ABSTRACT: The present study investigated histories of prior psychiatric treatment in cases of sudden death reported to the coroner. A matching survey linked the register of deaths reported to the coroner with a comprehensive statewide psychiatric case register covering both in-patient and community-based services. Sudden death was five times higher in people with histories of psychiatric contact. Suicide accounted for part of this excess mortality but deaths from natural causes and accidents were also elevated. Schizophrenic and affective disorders had similar suicide rates. Comorbid substance misuse doubled the risk of sudden death in affective and schizophrenic disorders. The rates of sudden death are sufficiently elevated to raise questions about current priorities in mental health care. There is a need both for greater attention to suicide risk, most notably among young people with schizophrenia, to the early detection of cardiovascular disorders and to the vigorous management of comorbid substance misuse.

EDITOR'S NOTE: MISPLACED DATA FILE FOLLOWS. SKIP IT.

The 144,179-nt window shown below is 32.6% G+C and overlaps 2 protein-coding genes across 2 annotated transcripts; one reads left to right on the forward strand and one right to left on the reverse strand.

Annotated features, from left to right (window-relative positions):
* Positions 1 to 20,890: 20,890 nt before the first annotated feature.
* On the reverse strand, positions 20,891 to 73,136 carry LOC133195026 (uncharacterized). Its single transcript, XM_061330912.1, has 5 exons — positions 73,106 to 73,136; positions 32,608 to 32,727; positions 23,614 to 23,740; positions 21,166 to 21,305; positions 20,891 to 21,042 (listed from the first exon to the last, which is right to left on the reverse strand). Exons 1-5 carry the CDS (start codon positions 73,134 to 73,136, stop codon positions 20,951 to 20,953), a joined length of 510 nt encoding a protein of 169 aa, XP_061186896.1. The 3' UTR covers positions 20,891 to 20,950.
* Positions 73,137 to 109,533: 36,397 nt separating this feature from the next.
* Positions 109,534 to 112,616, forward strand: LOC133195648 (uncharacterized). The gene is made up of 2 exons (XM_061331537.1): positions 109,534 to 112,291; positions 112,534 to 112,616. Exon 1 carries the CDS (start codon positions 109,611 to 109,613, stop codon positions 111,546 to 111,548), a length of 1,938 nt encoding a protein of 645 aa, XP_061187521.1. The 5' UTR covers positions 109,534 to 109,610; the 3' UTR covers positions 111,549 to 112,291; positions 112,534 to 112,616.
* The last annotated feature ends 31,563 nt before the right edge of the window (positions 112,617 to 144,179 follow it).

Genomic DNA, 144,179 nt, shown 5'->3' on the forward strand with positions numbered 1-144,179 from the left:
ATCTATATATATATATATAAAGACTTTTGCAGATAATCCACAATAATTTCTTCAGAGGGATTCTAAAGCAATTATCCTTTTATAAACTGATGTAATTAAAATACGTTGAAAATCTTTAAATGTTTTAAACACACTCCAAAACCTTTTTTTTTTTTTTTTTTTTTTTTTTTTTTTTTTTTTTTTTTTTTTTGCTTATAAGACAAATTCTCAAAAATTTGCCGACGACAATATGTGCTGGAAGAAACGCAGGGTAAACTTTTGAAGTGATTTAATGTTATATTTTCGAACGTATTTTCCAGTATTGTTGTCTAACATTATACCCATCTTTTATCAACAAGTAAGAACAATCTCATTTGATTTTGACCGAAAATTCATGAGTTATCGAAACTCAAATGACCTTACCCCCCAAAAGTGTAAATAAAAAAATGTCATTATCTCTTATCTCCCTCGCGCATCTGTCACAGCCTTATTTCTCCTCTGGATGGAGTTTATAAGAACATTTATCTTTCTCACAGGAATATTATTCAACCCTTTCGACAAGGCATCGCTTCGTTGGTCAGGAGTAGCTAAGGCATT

The British Journal of Psychiatry 05/1998; 172(4):331-6. DOI:10.1192/bjp.172.4.331 · 7.99 Impact Factor
Show more